OSHA Cites Amazon Despite Uncovering No Potential Workplace Hazards

The United States Department of Labor’s Occupational Safety and Health Administration (OSHA) cited Amazon for fourteen violations and proposed fines totaling $29,008 despite the fact it identified no hazards leading to potential injuries.  The alleged violations, classified as “other-than-serious,” were found to have occurred at various Amazon facilities across the U.S. and all involved failing to properly record workplace injuries.

According to the citations, Amazon failed to record or properly record workplace injuries on their OSHA 300 or 301 logs.  Large employers like Amazon must record information in such logs related to workplace injuries and illnesses that require medical attention greater than first aid or result in the absence of the employee from their regular position (including employees placed on light duty) within seven days of the injury or illness.  Employers may be required to submit the logs annually to OSHA, who in turn uses the data to initiate target inspections of employers with large numbers of injuries.

OSHA alleges that Amazon failed to properly record the specifics of some injuries, such as the duration of an employee’s absence, or failed to record injuries within the required seven days.  In one example, OSHA alleges that Amazon listed an employee as being temporarily reassigned for 53 days due to medical restrictions, when the reassignment actually lasted 84 days.  OSHA Assistant Secretary Doug Parker stated, “Our concern is that nothing will be done to keep an injury from recurring if it isn’t even recorded in the logbook which – in a company the size of Amazon – could have significant consequences for a large number of workers.”

OSHA regulations require all employers with eleven or more employees to record and post their workplace injuries and illnesses, unless they fall within a “low hazard” industry exempting them from the requirement.  OSHA maintains a list of low hazard industries that is updated periodically.  Large employers with 250 or more employees, like Amazon, and employers with 20 to 249 employees in certain high-risk industries identified by OSHA, are required to submit logs annually.  Employers who are not required to submit logs annually, but also not exempt from the record keeping requirement, must submit maintained logs to OSHA within four hours of a request.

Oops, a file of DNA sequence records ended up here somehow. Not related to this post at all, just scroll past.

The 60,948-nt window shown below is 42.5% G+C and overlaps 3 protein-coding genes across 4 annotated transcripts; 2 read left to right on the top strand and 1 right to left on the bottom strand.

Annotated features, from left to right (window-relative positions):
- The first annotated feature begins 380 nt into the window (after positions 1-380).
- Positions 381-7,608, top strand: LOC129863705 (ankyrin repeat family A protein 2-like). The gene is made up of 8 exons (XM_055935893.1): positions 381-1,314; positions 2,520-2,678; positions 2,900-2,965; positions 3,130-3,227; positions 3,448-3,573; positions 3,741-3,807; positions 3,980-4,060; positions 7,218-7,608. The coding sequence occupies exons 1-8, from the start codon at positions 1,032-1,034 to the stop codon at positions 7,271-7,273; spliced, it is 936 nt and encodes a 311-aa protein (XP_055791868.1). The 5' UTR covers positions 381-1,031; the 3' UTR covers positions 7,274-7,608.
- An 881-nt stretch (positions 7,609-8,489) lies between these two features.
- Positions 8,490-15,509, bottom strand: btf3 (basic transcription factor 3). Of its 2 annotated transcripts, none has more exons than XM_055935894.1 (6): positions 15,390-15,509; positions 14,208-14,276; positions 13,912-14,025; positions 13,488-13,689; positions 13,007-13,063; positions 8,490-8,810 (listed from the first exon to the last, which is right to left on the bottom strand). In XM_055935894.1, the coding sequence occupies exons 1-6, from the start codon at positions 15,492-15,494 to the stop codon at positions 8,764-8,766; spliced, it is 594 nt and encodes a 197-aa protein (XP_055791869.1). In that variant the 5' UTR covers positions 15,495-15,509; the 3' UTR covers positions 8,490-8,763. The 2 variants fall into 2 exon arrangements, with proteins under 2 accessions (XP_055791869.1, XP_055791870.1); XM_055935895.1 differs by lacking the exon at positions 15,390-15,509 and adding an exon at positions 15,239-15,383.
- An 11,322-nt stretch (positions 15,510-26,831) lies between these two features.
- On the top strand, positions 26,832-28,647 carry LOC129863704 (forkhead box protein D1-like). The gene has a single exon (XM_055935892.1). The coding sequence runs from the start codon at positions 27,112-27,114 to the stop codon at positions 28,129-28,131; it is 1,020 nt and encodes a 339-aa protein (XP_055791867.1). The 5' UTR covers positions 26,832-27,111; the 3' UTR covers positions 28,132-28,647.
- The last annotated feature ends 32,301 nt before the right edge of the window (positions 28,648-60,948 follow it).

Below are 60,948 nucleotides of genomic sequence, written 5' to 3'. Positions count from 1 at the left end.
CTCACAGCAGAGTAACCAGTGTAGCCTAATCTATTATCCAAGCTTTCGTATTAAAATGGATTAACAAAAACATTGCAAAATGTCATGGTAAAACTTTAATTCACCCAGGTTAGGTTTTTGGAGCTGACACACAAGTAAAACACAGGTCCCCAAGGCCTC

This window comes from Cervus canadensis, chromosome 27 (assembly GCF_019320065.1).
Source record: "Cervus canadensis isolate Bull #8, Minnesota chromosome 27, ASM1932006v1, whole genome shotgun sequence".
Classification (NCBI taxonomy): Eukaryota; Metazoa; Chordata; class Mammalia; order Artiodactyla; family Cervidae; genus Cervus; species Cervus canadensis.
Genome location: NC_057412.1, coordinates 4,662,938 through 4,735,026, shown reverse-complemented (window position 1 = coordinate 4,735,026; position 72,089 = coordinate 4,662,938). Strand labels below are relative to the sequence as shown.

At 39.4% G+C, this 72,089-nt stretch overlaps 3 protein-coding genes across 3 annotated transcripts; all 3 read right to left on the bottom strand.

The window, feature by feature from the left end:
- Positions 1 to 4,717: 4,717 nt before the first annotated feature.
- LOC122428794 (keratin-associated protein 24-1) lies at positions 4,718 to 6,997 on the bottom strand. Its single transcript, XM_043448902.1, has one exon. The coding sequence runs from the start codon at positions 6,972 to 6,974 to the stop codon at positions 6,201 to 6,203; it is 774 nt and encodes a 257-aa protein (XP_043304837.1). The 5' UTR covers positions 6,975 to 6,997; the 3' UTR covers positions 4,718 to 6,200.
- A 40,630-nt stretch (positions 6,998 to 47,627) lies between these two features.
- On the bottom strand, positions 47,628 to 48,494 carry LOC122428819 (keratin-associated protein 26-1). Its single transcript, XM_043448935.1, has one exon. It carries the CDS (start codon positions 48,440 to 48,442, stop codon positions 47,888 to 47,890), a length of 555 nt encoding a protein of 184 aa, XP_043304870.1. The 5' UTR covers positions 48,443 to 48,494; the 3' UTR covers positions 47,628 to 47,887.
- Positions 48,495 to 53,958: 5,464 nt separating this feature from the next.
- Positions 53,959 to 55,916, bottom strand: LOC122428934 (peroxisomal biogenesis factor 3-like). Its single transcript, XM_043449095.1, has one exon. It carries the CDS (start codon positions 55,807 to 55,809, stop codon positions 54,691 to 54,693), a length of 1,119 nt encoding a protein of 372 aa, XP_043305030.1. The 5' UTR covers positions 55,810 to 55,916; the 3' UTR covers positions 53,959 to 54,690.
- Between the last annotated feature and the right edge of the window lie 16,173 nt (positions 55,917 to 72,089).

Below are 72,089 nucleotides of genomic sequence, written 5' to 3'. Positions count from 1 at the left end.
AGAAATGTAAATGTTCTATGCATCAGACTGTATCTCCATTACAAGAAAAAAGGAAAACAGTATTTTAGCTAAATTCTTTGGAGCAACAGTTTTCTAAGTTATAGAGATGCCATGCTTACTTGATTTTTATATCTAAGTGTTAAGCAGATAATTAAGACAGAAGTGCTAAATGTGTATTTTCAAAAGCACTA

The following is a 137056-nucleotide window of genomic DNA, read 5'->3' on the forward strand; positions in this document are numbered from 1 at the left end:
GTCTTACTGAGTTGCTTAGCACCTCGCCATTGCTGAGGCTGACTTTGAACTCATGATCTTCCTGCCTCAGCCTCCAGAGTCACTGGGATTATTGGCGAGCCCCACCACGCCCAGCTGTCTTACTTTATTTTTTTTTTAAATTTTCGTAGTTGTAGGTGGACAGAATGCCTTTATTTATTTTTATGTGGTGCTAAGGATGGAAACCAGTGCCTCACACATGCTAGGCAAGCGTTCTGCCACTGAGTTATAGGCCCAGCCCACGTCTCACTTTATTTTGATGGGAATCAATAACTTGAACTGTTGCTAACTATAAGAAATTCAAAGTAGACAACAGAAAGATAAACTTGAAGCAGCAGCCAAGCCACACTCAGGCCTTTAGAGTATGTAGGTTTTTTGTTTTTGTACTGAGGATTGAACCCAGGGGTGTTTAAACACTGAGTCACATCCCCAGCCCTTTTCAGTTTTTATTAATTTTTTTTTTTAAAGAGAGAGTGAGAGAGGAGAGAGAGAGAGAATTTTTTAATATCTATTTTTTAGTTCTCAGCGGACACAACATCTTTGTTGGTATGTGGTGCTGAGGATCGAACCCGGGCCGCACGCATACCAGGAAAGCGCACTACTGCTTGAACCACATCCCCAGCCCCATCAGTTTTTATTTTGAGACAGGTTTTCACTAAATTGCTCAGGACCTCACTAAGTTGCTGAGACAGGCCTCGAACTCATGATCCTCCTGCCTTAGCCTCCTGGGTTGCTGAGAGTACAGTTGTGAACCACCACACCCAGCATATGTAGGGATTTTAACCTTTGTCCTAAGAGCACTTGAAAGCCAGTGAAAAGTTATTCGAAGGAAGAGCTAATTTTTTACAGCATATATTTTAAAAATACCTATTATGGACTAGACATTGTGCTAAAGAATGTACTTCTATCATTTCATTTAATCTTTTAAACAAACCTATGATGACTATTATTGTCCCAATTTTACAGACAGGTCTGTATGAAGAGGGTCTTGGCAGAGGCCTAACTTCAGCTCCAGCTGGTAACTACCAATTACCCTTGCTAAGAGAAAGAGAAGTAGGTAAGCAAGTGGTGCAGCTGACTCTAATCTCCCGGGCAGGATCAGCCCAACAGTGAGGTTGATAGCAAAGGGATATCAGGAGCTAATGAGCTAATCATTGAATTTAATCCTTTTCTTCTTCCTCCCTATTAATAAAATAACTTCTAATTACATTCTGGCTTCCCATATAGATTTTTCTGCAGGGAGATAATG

It can be easy for an employer to overlook OSHA’s recording requirements, particularly when an employer does not have someone dedicated specifically to workplace safety.  Often, employers simply forget to record an injury timely as they deal with the injury itself or are unaware of the requirement altogether.  OSHA’s citation of Amazon demonstrates the agency will pursue these violations even when there is no underlying hazard to health or safety.  Accordingly, when a workplace injury occurs, it is imperative to quickly consult with a qualified attorney who is experienced in OSHA safety procedures to ensure that all legal obligations are satisfied.


The St. Louis employment attorneys at McMahon Berger have been representing employers across the country in labor and employment matters for over sixty years and are available to discuss these issues and others. As always, the foregoing is for informational purposes only and does not constitute legal advice regarding any particular situation as every situation must be evaluated on its own facts. The choice of a lawyer is an important decision and should not be based solely on advertisements.

Learn more aboutTimothy Bubenik
Tim represents management in all areas of labor and employment law.